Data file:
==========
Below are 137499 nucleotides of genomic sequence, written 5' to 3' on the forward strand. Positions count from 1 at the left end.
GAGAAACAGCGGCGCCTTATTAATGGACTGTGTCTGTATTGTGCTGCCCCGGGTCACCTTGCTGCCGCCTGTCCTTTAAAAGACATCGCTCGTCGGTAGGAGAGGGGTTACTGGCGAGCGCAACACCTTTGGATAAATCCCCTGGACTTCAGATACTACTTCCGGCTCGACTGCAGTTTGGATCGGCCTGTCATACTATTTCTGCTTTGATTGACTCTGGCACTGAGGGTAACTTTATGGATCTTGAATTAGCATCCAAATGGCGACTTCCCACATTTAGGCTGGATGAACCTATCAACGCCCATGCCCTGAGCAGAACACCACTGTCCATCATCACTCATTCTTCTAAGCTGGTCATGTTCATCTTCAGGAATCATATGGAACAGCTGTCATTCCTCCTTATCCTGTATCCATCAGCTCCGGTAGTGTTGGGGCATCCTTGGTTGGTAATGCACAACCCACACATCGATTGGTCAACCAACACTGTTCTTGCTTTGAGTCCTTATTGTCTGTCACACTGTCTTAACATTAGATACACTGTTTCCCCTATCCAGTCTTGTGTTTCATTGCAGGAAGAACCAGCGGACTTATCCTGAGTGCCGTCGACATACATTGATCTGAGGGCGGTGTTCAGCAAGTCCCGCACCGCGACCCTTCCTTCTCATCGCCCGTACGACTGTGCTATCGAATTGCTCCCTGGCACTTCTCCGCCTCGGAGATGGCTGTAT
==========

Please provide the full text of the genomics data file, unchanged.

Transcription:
Below are 137499 nucleotides of genomic sequence, written 5' to 3' on the forward strand. Positions count from 1 at the left end.
GAGAAACAGCGGCGCCTTATTAATGGACTGTGTCTGTATTGTGCTGCCCCGGGTCACCTTGCTGCCGCCTGTCCTTTAAAAGACATCGCTCGTCGGTAGGAGAGGGGTTACTGGCGAGCGCAACACCTTTGGATAAATCCCCTGGACTTCAGATACTACTTCCGGCTCGACTGCAGTTTGGATCGGCCTGTCATACTATTTCTGCTTTGATTGACTCTGGCACTGAGGGTAACTTTATGGATCTTGAATTAGCATCCAAATGGCGACTTCCCACATTTAGGCTGGATGAACCTATCAACGCCCATGCCCTGAGCAGAACACCACTGTCCATCATCACTCATTCTTCTAAGCTGGTCATGTTCATCTTCAGGAATCATATGGAACAGCTGTCATTCCTCCTTATCCTGTATCCATCAGCTCCGGTAGTGTTGGGGCATCCTTGGTTGGTAATGCACAACCCACACATCGATTGGTCAACCAACACTGTTCTTGCTTTGAGTCCTTATTGTCTGTCACACTGTCTTAACATTAGATACACTGTTTCCCCTATCCAGTCTTGTGTTTCATTGCAGGAAGAACCAGCGGACTTATCCTGAGTGCCGTCGACATACATTGATCTGAGGGCGGTGTTCAGCAAGTCCCGCACCGCGACCCTTCCTTCTCATCGCCCGTACGACTGTGCTATCGAATTGCTCCCTGGCACTTCTCCGCCTCGGAGATGGCTGTAT